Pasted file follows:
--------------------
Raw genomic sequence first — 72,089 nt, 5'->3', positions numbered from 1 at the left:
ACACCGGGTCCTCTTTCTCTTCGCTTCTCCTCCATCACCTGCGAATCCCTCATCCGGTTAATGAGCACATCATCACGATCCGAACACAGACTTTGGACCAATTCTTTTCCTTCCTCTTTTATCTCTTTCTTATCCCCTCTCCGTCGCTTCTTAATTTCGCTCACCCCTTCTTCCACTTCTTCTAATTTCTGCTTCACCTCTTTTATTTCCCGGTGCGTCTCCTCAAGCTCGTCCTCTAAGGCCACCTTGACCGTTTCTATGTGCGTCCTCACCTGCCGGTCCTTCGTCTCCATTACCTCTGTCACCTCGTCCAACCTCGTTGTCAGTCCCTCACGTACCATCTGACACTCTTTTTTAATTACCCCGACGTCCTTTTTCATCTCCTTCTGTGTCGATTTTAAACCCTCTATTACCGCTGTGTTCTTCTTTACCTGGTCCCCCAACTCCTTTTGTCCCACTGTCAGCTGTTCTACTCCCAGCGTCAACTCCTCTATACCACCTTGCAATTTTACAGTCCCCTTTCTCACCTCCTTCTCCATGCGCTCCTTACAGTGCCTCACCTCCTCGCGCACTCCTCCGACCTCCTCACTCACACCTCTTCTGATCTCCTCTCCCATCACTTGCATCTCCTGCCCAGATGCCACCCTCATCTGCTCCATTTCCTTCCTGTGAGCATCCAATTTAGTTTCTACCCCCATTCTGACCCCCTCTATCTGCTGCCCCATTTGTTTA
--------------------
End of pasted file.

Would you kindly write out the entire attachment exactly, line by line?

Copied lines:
Raw genomic sequence first — 72,089 nt, 5'->3', positions numbered from 1 at the left:
ACACCGGGTCCTCTTTCTCTTCGCTTCTCCTCCATCACCTGCGAATCCCTCATCCGGTTAATGAGCACATCATCACGATCCGAACACAGACTTTGGACCAATTCTTTTCCTTCCTCTTTTATCTCTTTCTTATCCCCTCTCCGTCGCTTCTTAATTTCGCTCACCCCTTCTTCCACTTCTTCTAATTTCTGCTTCACCTCTTTTATTTCCCGGTGCGTCTCCTCAAGCTCGTCCTCTAAGGCCACCTTGACCGTTTCTATGTGCGTCCTCACCTGCCGGTCCTTCGTCTCCATTACCTCTGTCACCTCGTCCAACCTCGTTGTCAGTCCCTCACGTACCATCTGACACTCTTTTTTAATTACCCCGACGTCCTTTTTCATCTCCTTCTGTGTCGATTTTAAACCCTCTATTACCGCTGTGTTCTTCTTTACCTGGTCCCCCAACTCCTTTTGTCCCACTGTCAGCTGTTCTACTCCCAGCGTCAACTCCTCTATACCACCTTGCAATTTTACAGTCCCCTTTCTCACCTCCTTCTCCATGCGCTCCTTACAGTGCCTCACCTCCTCGCGCACTCCTCCGACCTCCTCACTCACACCTCTTCTGATCTCCTCTCCCATCACTTGCATCTCCTGCCCAGATGCCACCCTCATCTGCTCCATTTCCTTCCTGTGAGCATCCAATTTAGTTTCTACCCCCATTCTGACCCCCTCTATCTGCTGCCCCATTTGTTTA